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8 Women on a Jury Is Not Enough?


Two men convicted in Prince George's County for murder in the shooting death of James Stanley Bias two years ago will now have to be retried because the prosecutor bumped some women off the jury because they were women. So ordered the Court of Appeals last month.

The immediate result of this decision is that the murderers will probably be out on bond soon and that a few hundred thousand dollars of taxpayers' money will be spent on a new trial. The longer range result may be that an element of Anglo-American jurisprudence of hundreds of years duration may disappear in Maryland. That is the right of lawyers to use so-called "peremptory" challenges dismissing prospective jurors without cause if they believe such jurors are less likely than others to be persuaded by their arguments.

The U.S. Supreme Court ruled in 1986 that using such challenges to jurors on the basis of race was unconstitutional. But it has never ruled that such challenges on the basis of sex was. The trial judge in Prince George's and a unanimous three-judge panel of the Maryland Court of Special Appeals rejected the sex-based argument. But the Court of Appeals by a vote of 4-3 said that since Maryland has a sex-based Equal Rights Amendment to its Constitution, lawyers may not excuse a juror solely on the basis of sex.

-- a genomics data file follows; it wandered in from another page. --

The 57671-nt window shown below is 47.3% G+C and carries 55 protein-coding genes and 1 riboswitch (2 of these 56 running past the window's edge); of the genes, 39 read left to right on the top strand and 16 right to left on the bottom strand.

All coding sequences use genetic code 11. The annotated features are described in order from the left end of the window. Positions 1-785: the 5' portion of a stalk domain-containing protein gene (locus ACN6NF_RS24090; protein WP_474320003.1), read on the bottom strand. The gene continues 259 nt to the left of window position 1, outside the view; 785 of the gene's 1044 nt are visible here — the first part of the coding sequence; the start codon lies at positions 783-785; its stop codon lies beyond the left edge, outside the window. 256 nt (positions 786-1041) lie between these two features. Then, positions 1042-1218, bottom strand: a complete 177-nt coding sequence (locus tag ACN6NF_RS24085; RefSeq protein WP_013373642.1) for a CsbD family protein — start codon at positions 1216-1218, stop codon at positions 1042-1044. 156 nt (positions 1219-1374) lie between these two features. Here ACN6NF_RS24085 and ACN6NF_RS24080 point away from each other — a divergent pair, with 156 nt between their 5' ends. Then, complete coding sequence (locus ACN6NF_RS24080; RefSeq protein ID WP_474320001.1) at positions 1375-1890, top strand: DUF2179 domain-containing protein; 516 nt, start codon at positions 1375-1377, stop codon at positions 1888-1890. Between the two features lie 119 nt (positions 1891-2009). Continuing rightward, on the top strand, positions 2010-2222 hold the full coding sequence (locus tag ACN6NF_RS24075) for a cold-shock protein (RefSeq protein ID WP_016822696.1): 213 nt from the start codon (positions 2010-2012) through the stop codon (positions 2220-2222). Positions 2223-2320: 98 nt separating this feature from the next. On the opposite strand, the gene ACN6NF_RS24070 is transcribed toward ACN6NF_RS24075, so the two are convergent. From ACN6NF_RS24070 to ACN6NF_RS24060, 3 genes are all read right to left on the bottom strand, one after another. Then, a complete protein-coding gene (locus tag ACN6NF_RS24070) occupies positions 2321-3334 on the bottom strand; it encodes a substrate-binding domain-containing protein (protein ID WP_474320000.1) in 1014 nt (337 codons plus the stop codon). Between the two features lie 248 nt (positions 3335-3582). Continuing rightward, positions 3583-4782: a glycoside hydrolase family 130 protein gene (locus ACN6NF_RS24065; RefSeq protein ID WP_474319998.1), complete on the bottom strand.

It is a decision that only a legal pedant (or a criminal defense lawyer) could love. The Supreme Court made clear in its 1986 decision what the wrong was that it had in mind: "The Equal Protection Clause forbids the prosecutor to challenge potential jurors solely on the assumption that black jurors as a group will be unable impartially to consider the State's case against a black defendant."

Nothing like that was involved in the P.G case. Two men were on trial. The prosecutor wanted as many male, older jurors as he could get. But not only such jurors. In fact, the trial jury was composed of eight women and four men, and the three alternates were all women. If the prosecutor had not used peremptory challenges to excuse some women, the jury would have been all women.

In Maryland, a lawyer may not now peremptorily excuse blacks just because they are blacks, whites just because they are white, women just because they are women, men just because they are men or, perhaps, any individual members of any class or category of citizens. That is probably true even if not using such challenges in particular cases would produce the specific wrong the Supreme Court set out to abolish -- all-white juries trying black defendants. It is perhaps true that the peremptory challenge will soon be a memory in Maryland. It is hard to see how this decision advances the cause of jurisprudence or justice -- in general or in the murder case that precipitated it.

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